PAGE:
In addition to teaching at the Colorado School of Public Health, our faculty also conduct research and are experts on a variety of topics. Our epidemiology faculty are currently involved in a broad range of research areas including cardiovascular disease, cancer and genetic epidemiology and diabetes. Check out our faculty experts page to learn more about our research areas.
Pediatric Injury Prevention, Education and Research
Project Summary: The Pediatric Injury Prevention, Education and Research (PIPER) program is a collaborative initiative of the Colorado School of Public Health, the University of Colorado School of Medicine, and Children’s Hospital Colorado. PIPER links research, training and practice to prevent child injury in Colorado, nationally and around the world.
Faculty: Carol Runyan
PIPER Researcher, Associate Professor of Epidemiology Dawn Comstock joins HuffPost Live
Search for Diabetes in Youth
Project Summary: SEARCH is a multi-center study funded by the CDC (Centers for Disease Control and Prevention) and NIDDK (National Institute of Diabetes and Digestive and Kidney Diseases). The study focuses on children and youth in the U.S. who have diabetes. It is expected that the six clinical centers located in California, Colorado, Hawaii, Ohio, South Carolina, and Washington will invite approximately 9000 children and youth who have been diagnosed with diabetes to participate in this study. Data from these children and youth will provide more information and help us better understand diabetes.
Faculty: Dana Dabelea and Richard Hamman
Colorado Colorectal Screening Program
Project Summary: The Colorado Colorectal Screening Program, which began in January of 2006, seeks to screen over 12,500 Coloradans by 2010 for colorectal cancer, contributing substantially to the state’s overall goal of screening 75 percent of the total eligible population. As of May 2009, the program has screened approximately 7,400 patients and detected 75 cancers. The program is accompanied by an awareness campaign to encourage all Coloradans to get colorectal screening exams.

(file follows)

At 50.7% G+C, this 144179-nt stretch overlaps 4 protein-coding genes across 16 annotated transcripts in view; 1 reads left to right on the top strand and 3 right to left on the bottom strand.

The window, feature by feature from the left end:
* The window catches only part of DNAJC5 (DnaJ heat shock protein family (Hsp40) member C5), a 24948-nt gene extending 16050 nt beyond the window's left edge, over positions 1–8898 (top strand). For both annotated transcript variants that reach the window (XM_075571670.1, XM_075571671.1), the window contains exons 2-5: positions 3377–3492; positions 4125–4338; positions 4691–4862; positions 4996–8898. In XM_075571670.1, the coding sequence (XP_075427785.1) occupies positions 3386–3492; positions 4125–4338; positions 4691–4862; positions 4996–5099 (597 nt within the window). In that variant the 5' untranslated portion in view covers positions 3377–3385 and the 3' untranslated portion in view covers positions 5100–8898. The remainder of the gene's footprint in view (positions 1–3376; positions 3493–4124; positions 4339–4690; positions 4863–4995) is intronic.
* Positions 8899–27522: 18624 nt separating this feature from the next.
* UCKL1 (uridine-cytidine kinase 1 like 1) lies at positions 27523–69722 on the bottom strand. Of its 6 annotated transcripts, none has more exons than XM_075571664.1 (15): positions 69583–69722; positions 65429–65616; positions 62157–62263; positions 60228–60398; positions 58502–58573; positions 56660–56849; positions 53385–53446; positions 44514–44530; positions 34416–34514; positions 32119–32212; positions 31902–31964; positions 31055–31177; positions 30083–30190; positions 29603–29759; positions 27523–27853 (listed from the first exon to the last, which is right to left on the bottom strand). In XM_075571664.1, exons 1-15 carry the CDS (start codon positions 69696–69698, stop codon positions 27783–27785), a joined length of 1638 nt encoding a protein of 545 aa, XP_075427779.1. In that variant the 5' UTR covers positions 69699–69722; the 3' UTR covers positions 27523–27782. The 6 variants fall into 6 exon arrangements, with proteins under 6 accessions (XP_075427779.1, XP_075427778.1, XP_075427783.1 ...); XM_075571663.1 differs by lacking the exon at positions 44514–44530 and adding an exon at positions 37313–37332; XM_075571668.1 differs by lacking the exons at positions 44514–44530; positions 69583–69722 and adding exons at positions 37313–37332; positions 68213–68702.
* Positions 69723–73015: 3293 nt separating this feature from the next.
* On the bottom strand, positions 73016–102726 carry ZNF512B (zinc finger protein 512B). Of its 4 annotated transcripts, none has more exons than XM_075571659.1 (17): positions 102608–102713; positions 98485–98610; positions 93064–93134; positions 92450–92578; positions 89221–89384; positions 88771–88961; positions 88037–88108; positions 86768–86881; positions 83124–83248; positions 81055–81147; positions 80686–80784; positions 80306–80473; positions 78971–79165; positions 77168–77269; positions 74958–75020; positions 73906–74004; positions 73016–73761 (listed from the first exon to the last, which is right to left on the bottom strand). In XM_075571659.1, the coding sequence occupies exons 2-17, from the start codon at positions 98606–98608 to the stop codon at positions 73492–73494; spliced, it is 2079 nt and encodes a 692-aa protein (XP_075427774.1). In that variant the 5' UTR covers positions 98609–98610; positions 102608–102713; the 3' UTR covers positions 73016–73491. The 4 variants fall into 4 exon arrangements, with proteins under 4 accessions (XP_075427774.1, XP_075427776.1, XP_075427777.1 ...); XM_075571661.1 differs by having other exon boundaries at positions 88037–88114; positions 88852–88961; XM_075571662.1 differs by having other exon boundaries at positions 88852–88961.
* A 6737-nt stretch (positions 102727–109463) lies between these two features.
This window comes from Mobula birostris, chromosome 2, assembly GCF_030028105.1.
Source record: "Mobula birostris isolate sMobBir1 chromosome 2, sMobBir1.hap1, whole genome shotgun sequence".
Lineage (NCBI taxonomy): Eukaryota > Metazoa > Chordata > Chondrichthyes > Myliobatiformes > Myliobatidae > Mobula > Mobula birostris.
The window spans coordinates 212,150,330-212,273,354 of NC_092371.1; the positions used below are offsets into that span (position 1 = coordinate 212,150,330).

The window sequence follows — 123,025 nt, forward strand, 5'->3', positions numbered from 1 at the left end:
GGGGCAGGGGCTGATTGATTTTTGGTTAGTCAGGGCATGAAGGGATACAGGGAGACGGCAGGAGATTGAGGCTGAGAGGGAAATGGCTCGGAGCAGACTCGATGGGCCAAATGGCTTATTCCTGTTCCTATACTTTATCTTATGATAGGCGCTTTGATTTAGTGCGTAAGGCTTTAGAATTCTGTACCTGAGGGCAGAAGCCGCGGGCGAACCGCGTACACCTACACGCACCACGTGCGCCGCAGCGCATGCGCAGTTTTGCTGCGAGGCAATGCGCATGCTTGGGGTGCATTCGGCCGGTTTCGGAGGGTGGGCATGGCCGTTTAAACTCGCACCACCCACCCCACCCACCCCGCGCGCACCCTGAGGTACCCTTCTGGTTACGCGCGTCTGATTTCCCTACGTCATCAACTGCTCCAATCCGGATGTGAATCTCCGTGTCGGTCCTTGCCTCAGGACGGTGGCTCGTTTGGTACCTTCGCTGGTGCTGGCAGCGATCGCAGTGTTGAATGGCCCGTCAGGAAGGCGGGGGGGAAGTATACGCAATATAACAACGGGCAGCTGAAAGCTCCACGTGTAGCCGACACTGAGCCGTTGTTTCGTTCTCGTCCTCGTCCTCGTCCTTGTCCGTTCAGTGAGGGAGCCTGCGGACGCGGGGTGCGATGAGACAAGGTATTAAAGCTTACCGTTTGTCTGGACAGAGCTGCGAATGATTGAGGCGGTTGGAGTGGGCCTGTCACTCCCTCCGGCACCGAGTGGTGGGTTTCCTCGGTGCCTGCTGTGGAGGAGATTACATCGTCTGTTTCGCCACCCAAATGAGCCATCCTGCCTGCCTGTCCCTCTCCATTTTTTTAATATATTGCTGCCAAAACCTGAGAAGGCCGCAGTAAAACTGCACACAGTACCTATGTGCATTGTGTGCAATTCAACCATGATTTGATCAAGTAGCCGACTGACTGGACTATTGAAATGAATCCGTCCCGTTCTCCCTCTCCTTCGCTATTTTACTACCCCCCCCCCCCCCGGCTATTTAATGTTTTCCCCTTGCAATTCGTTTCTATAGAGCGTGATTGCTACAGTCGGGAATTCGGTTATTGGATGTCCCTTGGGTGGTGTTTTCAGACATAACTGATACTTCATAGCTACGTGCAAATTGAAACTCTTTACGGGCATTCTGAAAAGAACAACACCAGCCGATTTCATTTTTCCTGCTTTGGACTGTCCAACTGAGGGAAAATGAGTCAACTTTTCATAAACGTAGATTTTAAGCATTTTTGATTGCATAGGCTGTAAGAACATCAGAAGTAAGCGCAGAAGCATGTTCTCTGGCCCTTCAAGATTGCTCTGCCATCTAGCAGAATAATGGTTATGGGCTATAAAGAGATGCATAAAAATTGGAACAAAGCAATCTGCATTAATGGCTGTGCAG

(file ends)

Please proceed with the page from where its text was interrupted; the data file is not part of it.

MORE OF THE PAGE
Faculty: Tim Byers
Website: University of Colorado Cancer Center
Nicaragua Cook Stove Project
Project Summary: More than half of the world’s population relies on open fire cooking pits to meet basic energy needs. Indoor cook stoves can result in extremely high levels of indoor air pollution. Indoor air pollution is a phenomenon that kills 1.6 million people yearly on a global level. Improved stove designs have the potential to reduce indoor air pollution exposure; however, evaluations of improved stoves are limited. The goal of this study is to assess the effectiveness of stove interventions.
Faculty: Jennifer Peel
Evaluating Population-Based Approaches to Suicide Prevention through Systematic Reviews
Project Summary : Suicide is the most common cause of violent death in the US, and the eleventh leading cause of all deaths. Since many people who commit suicide never seek treatment, it is necessary to find effective interventions that target the general population. This project will search for high-quality studies of suicide prevention programs, then evaluate the studies of two population-based suicide prevention programs to determine whether they are effective. Results will help public health professionals decide which suicide prevention programs to use.
Faculty: Carolyn DiGuiseppi